WILMINGTON, Del. — Democratic presidential candidate Joe Biden stressed the need for governmental transparency and reliance on science during the creation of a COVID-19 vaccine, saying he does not trust that the president won’t rush production in the leadup to the election.

What You Need To Know

  • Former Vice President Joe Biden said he trusts scientists, not Donald Trump, to determine when a COVID-19 vaccine is ready

  • Biden stressed the need for complete transparency during the creation of a vaccine

  • Hours earlier, the government rolled out a plan to provde the vaccine for free to the public

  • President Trump has been accused of rushing the production of a vaccine to garner political favor ahead of the election


“Let me be clear: I trust vaccines, I trust scientists, but I don’t trust Donald Trump, and at this moment, the American people can’t, either.” Biden said during his address. 

Biden delivered his remarks in Delaware on Wednesday after meeting with former Surgeon General Vivek Murthy and six other experts who advised the former vice president on how to deal with the ongoing coronavirus pandemic. 

"Scientific breakthroughs don't care about calendars any more than the virus does. They certainly don't adhere to election cycles. And their timing, their approval, and their distribution should never, ever be distorted by political considerations,” Biden said. 

During an ABC News town hall on Tuesday night, Trump said that a vaccine could be ready within four weeks, stoking fears that his administration is rushing a vaccine for political reasons. He also suggested, without proof, that the coronavirus pandemic “would go away without the vaccine.”

But Biden said that the president’s proven disregard for science means a vaccine will require extra levels of vetting. 

The former vice president delineated three questions he says the president must answer in order for Americans to have confidence in a potential vaccine. Biden wants to know what criteria will be used to ensure a vaccine meets safety standards; What group will enforce said standards; and how the administration plans to ensure the distribution of the vaccine is safe and without favoritism. 

Should the administration answer all of these questions, Biden said, he would consider the vaccine safe. 

"It's a simple proposition: If a vaccine is ready to go, it should be totally transparent the basis upon which the decision is made,” he said.

Biden added that he would implement a national strategy to lessen the spread of the coronavirus on his first day in office should he be elected, stressing that he still sees the need for a national mask mandate. 

“I would go to every governor, and I’d go to governors relating to Republican and Democratic governors and I'd say, we have to have this national mandate,” Biden said. Should the governors not comply, Biden said he would sign an executive order to implement the mandate should he have the authority to do so. 

"Our legal team thinks I can do that based upon the degree to which there's a crisis in those states, and how bad things are for the country. And if we don't do it what happens,” Biden said of signing an executive order.

Biden’s address came hours after the government outlined a sweeping plan to make vaccines for COVID-19 available for free to all Americans, assuming a safe and effective shot is developed. 

When asked, Biden said he didn’t have a chance to read the current administration’s entire plan, but if elected he would ensure that experts had a say in a final rollout.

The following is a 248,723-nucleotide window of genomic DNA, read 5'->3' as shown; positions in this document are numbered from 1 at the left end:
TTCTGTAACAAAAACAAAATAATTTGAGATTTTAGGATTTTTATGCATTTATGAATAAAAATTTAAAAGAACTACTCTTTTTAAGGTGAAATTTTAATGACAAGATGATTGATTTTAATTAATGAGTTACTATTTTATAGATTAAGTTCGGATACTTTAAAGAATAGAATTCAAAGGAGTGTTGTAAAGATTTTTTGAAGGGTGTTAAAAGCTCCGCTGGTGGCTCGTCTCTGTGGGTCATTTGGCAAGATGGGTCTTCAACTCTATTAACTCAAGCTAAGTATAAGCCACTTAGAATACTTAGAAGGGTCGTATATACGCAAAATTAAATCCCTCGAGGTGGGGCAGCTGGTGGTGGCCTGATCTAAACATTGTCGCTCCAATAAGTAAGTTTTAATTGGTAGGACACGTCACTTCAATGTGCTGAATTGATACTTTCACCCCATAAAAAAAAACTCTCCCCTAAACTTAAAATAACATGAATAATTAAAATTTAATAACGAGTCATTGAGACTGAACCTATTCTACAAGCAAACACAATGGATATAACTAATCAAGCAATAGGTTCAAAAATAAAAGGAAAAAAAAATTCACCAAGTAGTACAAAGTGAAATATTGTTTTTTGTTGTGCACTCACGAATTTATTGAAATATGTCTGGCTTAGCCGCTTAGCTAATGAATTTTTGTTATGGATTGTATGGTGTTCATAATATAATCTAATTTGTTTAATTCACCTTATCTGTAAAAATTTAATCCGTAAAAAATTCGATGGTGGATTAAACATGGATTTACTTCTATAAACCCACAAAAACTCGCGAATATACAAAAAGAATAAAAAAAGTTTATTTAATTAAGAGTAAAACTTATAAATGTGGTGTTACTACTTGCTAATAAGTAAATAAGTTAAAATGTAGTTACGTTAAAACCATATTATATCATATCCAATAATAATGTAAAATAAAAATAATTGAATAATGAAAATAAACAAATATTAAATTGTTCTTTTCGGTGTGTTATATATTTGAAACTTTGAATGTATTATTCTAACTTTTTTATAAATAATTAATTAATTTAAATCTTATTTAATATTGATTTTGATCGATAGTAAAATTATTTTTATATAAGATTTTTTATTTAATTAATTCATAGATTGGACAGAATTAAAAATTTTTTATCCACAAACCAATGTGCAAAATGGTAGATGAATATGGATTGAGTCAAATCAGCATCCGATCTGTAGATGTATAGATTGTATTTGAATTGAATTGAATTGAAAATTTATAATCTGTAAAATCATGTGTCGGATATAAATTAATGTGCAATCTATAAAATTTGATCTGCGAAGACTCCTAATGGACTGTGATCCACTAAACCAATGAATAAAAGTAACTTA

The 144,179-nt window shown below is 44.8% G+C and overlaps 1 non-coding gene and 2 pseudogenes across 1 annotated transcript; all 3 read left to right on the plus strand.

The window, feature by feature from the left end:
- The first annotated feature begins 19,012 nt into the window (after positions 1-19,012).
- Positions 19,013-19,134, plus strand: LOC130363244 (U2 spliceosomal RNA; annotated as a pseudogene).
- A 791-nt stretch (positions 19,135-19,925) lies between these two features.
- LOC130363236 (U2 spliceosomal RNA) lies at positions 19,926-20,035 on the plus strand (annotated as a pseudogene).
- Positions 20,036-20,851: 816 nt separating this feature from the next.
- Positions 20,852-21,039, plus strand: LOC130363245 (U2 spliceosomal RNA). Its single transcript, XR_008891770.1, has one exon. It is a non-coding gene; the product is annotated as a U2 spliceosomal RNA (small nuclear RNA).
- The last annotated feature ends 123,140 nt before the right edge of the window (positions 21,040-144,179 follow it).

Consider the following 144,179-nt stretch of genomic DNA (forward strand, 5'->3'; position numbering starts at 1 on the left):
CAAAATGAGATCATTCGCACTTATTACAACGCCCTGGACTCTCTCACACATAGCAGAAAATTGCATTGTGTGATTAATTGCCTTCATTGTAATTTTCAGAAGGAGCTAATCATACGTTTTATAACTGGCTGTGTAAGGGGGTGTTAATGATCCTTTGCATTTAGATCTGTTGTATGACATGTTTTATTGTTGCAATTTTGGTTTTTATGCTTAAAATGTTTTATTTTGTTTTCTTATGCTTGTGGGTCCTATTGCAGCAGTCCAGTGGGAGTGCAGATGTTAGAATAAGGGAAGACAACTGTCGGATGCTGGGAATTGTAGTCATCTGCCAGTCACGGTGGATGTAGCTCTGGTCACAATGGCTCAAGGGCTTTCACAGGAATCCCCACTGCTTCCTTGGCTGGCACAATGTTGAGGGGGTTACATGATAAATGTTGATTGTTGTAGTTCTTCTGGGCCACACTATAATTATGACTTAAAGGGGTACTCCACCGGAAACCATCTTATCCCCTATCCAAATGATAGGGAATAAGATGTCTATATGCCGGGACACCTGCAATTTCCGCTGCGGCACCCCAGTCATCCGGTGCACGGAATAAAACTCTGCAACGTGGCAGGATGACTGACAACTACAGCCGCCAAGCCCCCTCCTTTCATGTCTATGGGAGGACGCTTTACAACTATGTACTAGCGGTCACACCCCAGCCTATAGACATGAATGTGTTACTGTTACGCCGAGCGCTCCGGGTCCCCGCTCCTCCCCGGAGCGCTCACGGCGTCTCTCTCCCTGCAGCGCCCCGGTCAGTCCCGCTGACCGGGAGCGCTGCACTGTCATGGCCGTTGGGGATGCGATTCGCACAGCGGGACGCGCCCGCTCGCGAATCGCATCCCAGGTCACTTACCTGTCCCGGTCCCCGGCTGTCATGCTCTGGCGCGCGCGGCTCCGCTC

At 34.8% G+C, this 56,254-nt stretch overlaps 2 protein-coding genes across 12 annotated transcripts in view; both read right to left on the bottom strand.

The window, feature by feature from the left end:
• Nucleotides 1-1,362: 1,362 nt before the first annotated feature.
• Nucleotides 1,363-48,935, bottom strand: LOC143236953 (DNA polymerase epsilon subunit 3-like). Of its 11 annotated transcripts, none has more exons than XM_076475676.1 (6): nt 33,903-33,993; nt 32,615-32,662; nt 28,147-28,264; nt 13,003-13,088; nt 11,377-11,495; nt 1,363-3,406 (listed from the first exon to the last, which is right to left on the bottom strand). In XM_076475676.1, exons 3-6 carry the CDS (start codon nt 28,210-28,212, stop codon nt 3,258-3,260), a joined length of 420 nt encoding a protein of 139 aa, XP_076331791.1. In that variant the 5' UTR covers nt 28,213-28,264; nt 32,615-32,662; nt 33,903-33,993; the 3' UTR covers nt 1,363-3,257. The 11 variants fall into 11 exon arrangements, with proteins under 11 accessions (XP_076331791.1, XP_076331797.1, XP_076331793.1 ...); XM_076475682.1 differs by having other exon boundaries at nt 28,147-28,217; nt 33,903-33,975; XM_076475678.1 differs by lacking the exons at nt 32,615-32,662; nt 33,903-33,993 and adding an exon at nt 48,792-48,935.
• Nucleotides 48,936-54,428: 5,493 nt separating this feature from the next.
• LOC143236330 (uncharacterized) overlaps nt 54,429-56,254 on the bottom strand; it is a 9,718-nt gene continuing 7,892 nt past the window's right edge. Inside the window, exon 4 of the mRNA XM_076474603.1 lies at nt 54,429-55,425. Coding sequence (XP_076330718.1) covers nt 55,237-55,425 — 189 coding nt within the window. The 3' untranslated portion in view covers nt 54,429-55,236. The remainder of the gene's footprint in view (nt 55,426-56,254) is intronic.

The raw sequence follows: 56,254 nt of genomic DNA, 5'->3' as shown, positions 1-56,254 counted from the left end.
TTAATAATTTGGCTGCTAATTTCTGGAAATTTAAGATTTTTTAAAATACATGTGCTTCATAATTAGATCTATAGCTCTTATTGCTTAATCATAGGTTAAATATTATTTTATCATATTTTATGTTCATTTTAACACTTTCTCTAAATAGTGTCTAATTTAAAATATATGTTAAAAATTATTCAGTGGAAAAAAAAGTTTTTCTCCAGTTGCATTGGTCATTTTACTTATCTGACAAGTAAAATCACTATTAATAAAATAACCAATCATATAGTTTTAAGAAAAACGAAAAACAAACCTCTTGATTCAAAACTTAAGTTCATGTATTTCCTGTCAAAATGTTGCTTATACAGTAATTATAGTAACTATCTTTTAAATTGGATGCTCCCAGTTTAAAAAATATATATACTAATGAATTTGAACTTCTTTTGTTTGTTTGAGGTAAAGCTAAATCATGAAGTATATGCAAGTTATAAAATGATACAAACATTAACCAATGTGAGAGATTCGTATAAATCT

In a report to Congress and an accompanying “playbook” for states and localities, federal health agencies and the Defense Department sketched out complex plans for a vaccination campaign to begin gradually in January or even late this year, eventually ramping up to reach any American who wants a shot. The Pentagon would be involved with the distribution of vaccines, but civilian health workers would be the ones giving shots.

The whole enterprise faces remaining skepticism. Only about half of Americans said they’d get vaccinated in an Associated Press-NORC poll taken in May. Since then, questions have only mounted about whether the government is trying to rush treatments and vaccines to help President Donald Trump’s re-election chances.

On Wednesday, the Health and Human Services Department announced that political appointee Michael Caputo would take a leave of absence. The news followed revelations that the senior communications official had tried to gain editorial control over scientific publications on COVID-19 by the Centers for Disease Control and Prevention, which he contended were hurting the Trump administration.

The director of the CDC, Dr. Robert Redfield, responding Wednesday before Senate lawmakers, rejected questions over whether the government’s timeline for states to be ready for a vaccine by Nov. 1 was politically motivated.

Redfield told the Senate Appropriations Committee that the “scientific integrity” of his agency's output “has not been compromised, and it will not be compromised under my watch.”

He said he was “deeply saddened” by Caputo's accusations that CDC staff were working as a “resistance unit” against the administration.

Sen. Patty Murray of Washington, the committee’s top Democrat, said political interference had damaged public trust in the government’s health information.

“The Trump administration needs to leave the science to the scientists immediately,” Murray said.

Although Trump asserted Tuesday that a vaccine could be available in as little as four weeks away, Redfield made clear to Congress that any version available this year would be in “very limited supply.” The shot wouldn’t be broadly available to most of the U.S. population until the summer of 2021, he estimated.

The President is delivering remarks from the White House on Wednesday evening.

The Associated Press contributed to this report.